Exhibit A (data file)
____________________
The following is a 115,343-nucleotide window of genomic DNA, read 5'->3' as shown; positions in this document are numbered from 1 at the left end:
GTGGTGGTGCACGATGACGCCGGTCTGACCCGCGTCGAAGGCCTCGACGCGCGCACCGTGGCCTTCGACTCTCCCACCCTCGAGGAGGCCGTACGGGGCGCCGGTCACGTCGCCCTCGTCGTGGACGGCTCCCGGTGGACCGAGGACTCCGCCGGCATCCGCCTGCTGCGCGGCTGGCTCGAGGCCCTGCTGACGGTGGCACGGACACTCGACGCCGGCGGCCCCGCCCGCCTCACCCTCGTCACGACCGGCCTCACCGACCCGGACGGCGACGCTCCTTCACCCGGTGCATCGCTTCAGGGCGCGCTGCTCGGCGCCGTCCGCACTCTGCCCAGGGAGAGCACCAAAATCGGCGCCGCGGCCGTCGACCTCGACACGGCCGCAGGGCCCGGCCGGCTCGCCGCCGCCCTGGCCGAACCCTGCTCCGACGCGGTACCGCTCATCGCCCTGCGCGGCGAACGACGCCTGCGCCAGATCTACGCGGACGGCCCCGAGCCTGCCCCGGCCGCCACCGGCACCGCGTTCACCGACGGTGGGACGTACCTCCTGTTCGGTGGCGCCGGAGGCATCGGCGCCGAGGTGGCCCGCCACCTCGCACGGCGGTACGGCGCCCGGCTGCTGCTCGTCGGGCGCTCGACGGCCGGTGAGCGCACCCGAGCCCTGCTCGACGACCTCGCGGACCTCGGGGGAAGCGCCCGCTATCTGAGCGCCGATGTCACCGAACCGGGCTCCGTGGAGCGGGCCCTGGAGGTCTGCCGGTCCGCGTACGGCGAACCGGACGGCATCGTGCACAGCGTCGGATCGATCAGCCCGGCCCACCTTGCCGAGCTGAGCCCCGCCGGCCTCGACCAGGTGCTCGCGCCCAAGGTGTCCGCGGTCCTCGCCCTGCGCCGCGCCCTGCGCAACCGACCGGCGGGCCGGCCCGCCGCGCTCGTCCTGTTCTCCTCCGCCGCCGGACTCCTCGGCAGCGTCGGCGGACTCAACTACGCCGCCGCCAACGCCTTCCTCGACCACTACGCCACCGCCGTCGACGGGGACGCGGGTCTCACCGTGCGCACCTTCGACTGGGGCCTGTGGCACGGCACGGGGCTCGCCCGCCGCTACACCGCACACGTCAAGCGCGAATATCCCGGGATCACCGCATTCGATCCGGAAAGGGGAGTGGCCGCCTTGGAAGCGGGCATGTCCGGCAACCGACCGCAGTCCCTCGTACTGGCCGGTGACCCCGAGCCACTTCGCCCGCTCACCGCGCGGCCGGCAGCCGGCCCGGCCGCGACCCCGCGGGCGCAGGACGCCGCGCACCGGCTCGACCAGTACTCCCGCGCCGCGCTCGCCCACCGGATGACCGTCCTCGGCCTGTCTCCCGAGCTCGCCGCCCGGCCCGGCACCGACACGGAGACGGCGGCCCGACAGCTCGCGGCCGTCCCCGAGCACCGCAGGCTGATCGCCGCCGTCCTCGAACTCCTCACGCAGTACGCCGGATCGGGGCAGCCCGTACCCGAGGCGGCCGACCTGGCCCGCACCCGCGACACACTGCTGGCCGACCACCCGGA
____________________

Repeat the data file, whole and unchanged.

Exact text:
The following is a 115,343-nucleotide window of genomic DNA, read 5'->3' as shown; positions in this document are numbered from 1 at the left end:
GTGGTGGTGCACGATGACGCCGGTCTGACCCGCGTCGAAGGCCTCGACGCGCGCACCGTGGCCTTCGACTCTCCCACCCTCGAGGAGGCCGTACGGGGCGCCGGTCACGTCGCCCTCGTCGTGGACGGCTCCCGGTGGACCGAGGACTCCGCCGGCATCCGCCTGCTGCGCGGCTGGCTCGAGGCCCTGCTGACGGTGGCACGGACACTCGACGCCGGCGGCCCCGCCCGCCTCACCCTCGTCACGACCGGCCTCACCGACCCGGACGGCGACGCTCCTTCACCCGGTGCATCGCTTCAGGGCGCGCTGCTCGGCGCCGTCCGCACTCTGCCCAGGGAGAGCACCAAAATCGGCGCCGCGGCCGTCGACCTCGACACGGCCGCAGGGCCCGGCCGGCTCGCCGCCGCCCTGGCCGAACCCTGCTCCGACGCGGTACCGCTCATCGCCCTGCGCGGCGAACGACGCCTGCGCCAGATCTACGCGGACGGCCCCGAGCCTGCCCCGGCCGCCACCGGCACCGCGTTCACCGACGGTGGGACGTACCTCCTGTTCGGTGGCGCCGGAGGCATCGGCGCCGAGGTGGCCCGCCACCTCGCACGGCGGTACGGCGCCCGGCTGCTGCTCGTCGGGCGCTCGACGGCCGGTGAGCGCACCCGAGCCCTGCTCGACGACCTCGCGGACCTCGGGGGAAGCGCCCGCTATCTGAGCGCCGATGTCACCGAACCGGGCTCCGTGGAGCGGGCCCTGGAGGTCTGCCGGTCCGCGTACGGCGAACCGGACGGCATCGTGCACAGCGTCGGATCGATCAGCCCGGCCCACCTTGCCGAGCTGAGCCCCGCCGGCCTCGACCAGGTGCTCGCGCCCAAGGTGTCCGCGGTCCTCGCCCTGCGCCGCGCCCTGCGCAACCGACCGGCGGGCCGGCCCGCCGCGCTCGTCCTGTTCTCCTCCGCCGCCGGACTCCTCGGCAGCGTCGGCGGACTCAACTACGCCGCCGCCAACGCCTTCCTCGACCACTACGCCACCGCCGTCGACGGGGACGCGGGTCTCACCGTGCGCACCTTCGACTGGGGCCTGTGGCACGGCACGGGGCTCGCCCGCCGCTACACCGCACACGTCAAGCGCGAATATCCCGGGATCACCGCATTCGATCCGGAAAGGGGAGTGGCCGCCTTGGAAGCGGGCATGTCCGGCAACCGACCGCAGTCCCTCGTACTGGCCGGTGACCCCGAGCCACTTCGCCCGCTCACCGCGCGGCCGGCAGCCGGCCCGGCCGCGACCCCGCGGGCGCAGGACGCCGCGCACCGGCTCGACCAGTACTCCCGCGCCGCGCTCGCCCACCGGATGACCGTCCTCGGCCTGTCTCCCGAGCTCGCCGCCCGGCCCGGCACCGACACGGAGACGGCGGCCCGACAGCTCGCGGCCGTCCCCGAGCACCGCAGGCTGATCGCCGCCGTCCTCGAACTCCTCACGCAGTACGCCGGATCGGGGCAGCCCGTACCCGAGGCGGCCGACCTGGCCCGCACCCGCGACACACTGCTGGCCGACCACCCGGA